October 30, 2013
Day 2 LAFC Runway shows – Two Designers with Two Radical Perspectives
Rose La Grua won the LA Fashion Council’s ‘Open Runway’ Competition for most promising emerging Los Angeles designer which earned her prominent spot in this year’s Grove show Oct. 10th.
Rule the Runway she did with her collection and show, That’s Totally Fine, which featured artistic whimsical designs and her ‘Totally Fine’ hand carved wooden platform shoes which stole the show.
The shoes or spaceships, as they appeared from the front row, had the models teetering down the runway and guests teetering on the edge of their seats hoping the models didn’t fall down – which fortunately they didn’t - but we were all holding our breath not only hoping they wouldn’t fall but for how stunningly original it all was.
Runway shows come and go but nobody will forget those one one-of-a-kind shoes each hand crafted with only six pairs in existence. According to their creator Rose La Grua, “They are inspired by a combination of traditional Chinese rice-paddy shoes and 90′s river platforms. I had the idea for them as far back as my Senior Thesis collection but didn’t have the time or the resources to bring them to life until now. Six weeks before the Los Angeles Fashion Council’s Open Runway Finals it suddenly occurred to me that they had to be made for the show. I got in touch with my good friend Frances Kao, who studied furniture design at RISD, and commissioned her expertise on the matter of their creation. Between my design work and her understanding of materials and process we were able to put together some really amazing shoes for the show within a very limited time-frame!”
Did I mention the Rose went to RISD, graduating only two years ago? The school with a decidedly fine art orientation turns out designers with a scholarly and modern art gallery perspective. “RISD (Rhode Island School of Design) was founded in the Bauhaus tradition where craft and art are synonymous so there was a very strong emphasis on construction techniques combined with artistic sensibility. The faculty pushed us to create garments that were beautifully made and tapped into our personal understandings about life and culture rather than trend.
“At school I had a lot of lofty ideas about wearable art. I spent a semester making a full body spandex onesies that featured a hump back and cone head paired with velvet shorts, heavily decorated with beads, vintage toys, crucifixes and other thrift shop finds. I’m still not really sure what that piece was all about but it helped me to realize that the things I was making had no home. They didn’t work on the runway and although they were theatrical they weren’t suitable for film or the stage as they had no inherent purpose or characterization. Perhaps they could have worked in a gallery installation setting but I couldn’t see how that would be a fiscally responsible approach to fashion. Since then I’ve worked towards making garments that can be legitimately worn and enjoyed by real people and are infused with a hint of this high-art ideal,” said Rose La Grua. I would expect to see much more in the future from this the nubian designer.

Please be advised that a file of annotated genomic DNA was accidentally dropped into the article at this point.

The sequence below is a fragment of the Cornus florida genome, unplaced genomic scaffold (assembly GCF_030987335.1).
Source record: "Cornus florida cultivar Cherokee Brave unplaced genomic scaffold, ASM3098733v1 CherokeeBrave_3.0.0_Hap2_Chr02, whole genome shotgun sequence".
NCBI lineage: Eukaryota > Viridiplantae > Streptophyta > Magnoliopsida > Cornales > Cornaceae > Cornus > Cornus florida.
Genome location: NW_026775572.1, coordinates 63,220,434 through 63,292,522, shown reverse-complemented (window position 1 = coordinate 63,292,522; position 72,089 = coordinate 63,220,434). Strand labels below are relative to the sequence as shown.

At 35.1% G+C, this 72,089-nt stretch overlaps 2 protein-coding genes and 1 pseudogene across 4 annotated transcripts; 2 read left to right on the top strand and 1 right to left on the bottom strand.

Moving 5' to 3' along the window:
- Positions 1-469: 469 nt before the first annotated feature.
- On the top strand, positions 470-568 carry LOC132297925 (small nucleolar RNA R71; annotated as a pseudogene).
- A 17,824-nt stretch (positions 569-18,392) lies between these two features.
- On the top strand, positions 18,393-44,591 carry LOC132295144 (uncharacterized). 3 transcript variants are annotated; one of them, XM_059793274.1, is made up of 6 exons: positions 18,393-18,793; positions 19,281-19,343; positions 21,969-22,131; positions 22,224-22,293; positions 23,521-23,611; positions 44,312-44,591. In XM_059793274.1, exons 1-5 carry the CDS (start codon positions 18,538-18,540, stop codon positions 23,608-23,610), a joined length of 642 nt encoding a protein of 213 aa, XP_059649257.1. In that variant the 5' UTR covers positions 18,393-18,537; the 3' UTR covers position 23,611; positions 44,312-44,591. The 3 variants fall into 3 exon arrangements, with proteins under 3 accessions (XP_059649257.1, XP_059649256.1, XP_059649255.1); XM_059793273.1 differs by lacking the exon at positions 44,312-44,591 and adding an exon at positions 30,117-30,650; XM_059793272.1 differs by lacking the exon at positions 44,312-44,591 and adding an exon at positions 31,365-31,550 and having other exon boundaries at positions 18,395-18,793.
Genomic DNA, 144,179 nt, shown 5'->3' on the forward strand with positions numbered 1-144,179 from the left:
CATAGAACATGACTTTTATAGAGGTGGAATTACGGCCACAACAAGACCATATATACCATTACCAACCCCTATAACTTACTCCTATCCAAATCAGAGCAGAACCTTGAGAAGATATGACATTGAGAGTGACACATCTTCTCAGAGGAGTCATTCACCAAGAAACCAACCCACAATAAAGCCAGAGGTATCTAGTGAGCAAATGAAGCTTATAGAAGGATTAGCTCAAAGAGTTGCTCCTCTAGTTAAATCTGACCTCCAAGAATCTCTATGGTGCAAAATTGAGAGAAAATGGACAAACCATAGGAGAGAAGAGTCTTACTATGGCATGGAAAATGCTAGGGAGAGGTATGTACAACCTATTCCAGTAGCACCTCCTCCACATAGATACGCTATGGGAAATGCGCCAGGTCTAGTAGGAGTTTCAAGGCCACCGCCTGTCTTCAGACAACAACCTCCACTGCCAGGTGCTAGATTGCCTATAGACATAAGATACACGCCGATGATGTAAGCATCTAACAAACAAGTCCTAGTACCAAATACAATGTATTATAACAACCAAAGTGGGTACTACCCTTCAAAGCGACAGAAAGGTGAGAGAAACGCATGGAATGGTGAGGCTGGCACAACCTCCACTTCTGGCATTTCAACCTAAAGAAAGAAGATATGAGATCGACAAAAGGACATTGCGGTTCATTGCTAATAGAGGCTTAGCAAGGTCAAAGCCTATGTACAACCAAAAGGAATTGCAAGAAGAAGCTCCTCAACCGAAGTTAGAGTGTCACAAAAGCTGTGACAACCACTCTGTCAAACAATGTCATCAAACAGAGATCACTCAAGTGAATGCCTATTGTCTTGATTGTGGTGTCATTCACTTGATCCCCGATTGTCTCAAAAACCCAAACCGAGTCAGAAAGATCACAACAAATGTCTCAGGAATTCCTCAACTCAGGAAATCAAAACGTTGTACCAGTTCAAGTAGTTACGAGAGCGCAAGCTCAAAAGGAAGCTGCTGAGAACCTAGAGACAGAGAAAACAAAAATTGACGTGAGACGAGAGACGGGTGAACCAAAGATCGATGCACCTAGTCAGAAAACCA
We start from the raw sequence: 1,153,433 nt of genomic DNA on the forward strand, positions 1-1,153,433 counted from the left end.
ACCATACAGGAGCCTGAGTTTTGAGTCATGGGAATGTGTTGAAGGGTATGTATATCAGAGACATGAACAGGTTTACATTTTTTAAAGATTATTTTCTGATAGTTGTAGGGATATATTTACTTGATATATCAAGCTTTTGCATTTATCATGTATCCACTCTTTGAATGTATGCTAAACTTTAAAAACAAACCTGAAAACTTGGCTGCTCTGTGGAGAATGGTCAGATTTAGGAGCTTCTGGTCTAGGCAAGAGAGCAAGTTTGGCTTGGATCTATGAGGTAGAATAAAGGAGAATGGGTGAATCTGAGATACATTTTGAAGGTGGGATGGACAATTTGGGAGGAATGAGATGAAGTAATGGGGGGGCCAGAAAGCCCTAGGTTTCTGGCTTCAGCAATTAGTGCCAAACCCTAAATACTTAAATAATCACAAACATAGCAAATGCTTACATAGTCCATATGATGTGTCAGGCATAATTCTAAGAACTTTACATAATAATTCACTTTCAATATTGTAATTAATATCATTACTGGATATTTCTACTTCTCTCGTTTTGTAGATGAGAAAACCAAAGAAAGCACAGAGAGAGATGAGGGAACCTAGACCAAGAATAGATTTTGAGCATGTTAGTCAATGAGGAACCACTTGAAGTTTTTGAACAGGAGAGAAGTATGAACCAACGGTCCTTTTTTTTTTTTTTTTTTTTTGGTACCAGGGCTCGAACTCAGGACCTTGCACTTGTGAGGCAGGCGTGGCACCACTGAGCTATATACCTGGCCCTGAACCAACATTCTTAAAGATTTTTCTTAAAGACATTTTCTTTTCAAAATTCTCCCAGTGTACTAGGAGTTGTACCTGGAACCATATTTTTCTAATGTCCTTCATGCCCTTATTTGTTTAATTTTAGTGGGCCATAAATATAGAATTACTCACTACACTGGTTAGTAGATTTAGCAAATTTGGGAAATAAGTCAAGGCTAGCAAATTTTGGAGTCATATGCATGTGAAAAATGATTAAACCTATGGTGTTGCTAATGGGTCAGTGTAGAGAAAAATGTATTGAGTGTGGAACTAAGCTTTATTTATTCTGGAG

In her short ascent in the L.A. Fashion world over the past two years, Rose did internships and took freelance pattern jobs with local designers including one unconventional designer of, The Bohemian Society, which also graced the catwalk on Day 2 of the LAFC at The Grove.
Victor Wilde’s Bohemian Society journey into fashion was through film which he studied at North Carolina School of the Arts. That’s when he became obsessed by costume design of his films creating worlds of the character through costumes. He was also a character in his own fantasy world as a silver statue street performer which he says led him into serious performance art in places like The Standard where he did installations inside a glass box in the lobby designing off the wall costumes for his performances. Inside the box was where it hit him to do clothing outside the box.
Although Victor Wild’s runway show was reminiscent of practical clothing people would wear after the apocalypse, he claims that The bohemian society is not just clothing label – it is a lifestyle. “We are a society within society that does not necessarily hold the same values that ‘normal’ society does.
His latest collection is inspired by his own personal philosophy which he encapsulates as
O.W.N.- Own Won Now. Victor Wilde sums his philosophy up like this, “Live for the moment. forget winning, you’ve won!”
- Story and Photos by: Leslie D. Weinberg